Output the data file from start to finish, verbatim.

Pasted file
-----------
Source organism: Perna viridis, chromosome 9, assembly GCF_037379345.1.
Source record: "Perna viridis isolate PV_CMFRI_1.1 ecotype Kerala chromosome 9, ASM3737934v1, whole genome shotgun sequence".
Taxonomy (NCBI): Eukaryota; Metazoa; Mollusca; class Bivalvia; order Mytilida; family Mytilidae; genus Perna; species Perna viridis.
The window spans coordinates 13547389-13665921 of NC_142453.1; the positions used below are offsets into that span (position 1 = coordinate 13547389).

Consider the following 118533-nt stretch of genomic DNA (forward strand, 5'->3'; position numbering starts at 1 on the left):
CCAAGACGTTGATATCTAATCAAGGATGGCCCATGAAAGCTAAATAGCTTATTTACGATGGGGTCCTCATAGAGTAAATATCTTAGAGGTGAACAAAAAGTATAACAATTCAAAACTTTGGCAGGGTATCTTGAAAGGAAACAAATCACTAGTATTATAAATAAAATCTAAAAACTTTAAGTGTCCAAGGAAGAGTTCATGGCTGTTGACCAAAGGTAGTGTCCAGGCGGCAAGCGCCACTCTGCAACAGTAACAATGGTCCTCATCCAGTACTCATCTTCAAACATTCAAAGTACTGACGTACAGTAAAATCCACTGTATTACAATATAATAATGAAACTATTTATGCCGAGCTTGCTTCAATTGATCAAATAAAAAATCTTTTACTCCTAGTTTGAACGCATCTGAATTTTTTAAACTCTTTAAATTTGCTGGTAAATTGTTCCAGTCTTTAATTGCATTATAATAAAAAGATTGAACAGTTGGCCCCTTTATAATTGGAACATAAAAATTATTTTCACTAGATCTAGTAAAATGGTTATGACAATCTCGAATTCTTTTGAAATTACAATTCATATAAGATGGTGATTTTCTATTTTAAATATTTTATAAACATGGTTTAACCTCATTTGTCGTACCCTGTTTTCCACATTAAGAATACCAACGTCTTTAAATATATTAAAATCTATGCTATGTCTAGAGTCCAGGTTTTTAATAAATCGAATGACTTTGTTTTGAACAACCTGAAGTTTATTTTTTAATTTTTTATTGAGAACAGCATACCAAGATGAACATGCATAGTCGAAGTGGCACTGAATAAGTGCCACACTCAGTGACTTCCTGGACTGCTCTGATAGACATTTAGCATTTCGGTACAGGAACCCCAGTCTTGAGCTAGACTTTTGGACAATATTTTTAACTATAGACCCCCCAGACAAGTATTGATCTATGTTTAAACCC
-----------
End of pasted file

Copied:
Source organism: Perna viridis, chromosome 9, assembly GCF_037379345.1.
Source record: "Perna viridis isolate PV_CMFRI_1.1 ecotype Kerala chromosome 9, ASM3737934v1, whole genome shotgun sequence".
Taxonomy (NCBI): Eukaryota; Metazoa; Mollusca; class Bivalvia; order Mytilida; family Mytilidae; genus Perna; species Perna viridis.
The window spans coordinates 13547389-13665921 of NC_142453.1; the positions used below are offsets into that span (position 1 = coordinate 13547389).

Consider the following 118533-nt stretch of genomic DNA (forward strand, 5'->3'; position numbering starts at 1 on the left):
CCAAGACGTTGATATCTAATCAAGGATGGCCCATGAAAGCTAAATAGCTTATTTACGATGGGGTCCTCATAGAGTAAATATCTTAGAGGTGAACAAAAAGTATAACAATTCAAAACTTTGGCAGGGTATCTTGAAAGGAAACAAATCACTAGTATTATAAATAAAATCTAAAAACTTTAAGTGTCCAAGGAAGAGTTCATGGCTGTTGACCAAAGGTAGTGTCCAGGCGGCAAGCGCCACTCTGCAACAGTAACAATGGTCCTCATCCAGTACTCATCTTCAAACATTCAAAGTACTGACGTACAGTAAAATCCACTGTATTACAATATAATAATGAAACTATTTATGCCGAGCTTGCTTCAATTGATCAAATAAAAAATCTTTTACTCCTAGTTTGAACGCATCTGAATTTTTTAAACTCTTTAAATTTGCTGGTAAATTGTTCCAGTCTTTAATTGCATTATAATAAAAAGATTGAACAGTTGGCCCCTTTATAATTGGAACATAAAAATTATTTTCACTAGATCTAGTAAAATGGTTATGACAATCTCGAATTCTTTTGAAATTACAATTCATATAAGATGGTGATTTTCTATTTTAAATATTTTATAAACATGGTTTAACCTCATTTGTCGTACCCTGTTTTCCACATTAAGAATACCAACGTCTTTAAATATATTAAAATCTATGCTATGTCTAGAGTCCAGGTTTTTAATAAATCGAATGACTTTGTTTTGAACAACCTGAAGTTTATTTTTTAATTTTTTATTGAGAACAGCATACCAAGATGAACATGCATAGTCGAAGTGGCACTGAATAAGTGCCACACTCAGTGACTTCCTGGACTGCTCTGATAGACATTTAGCATTTCGGTACAGGAACCCCAGTCTTGAGCTAGACTTTTGGACAATATTTTTAACTATAGACCCCCCAGACAAGTATTGATCTATGTTTAAACCC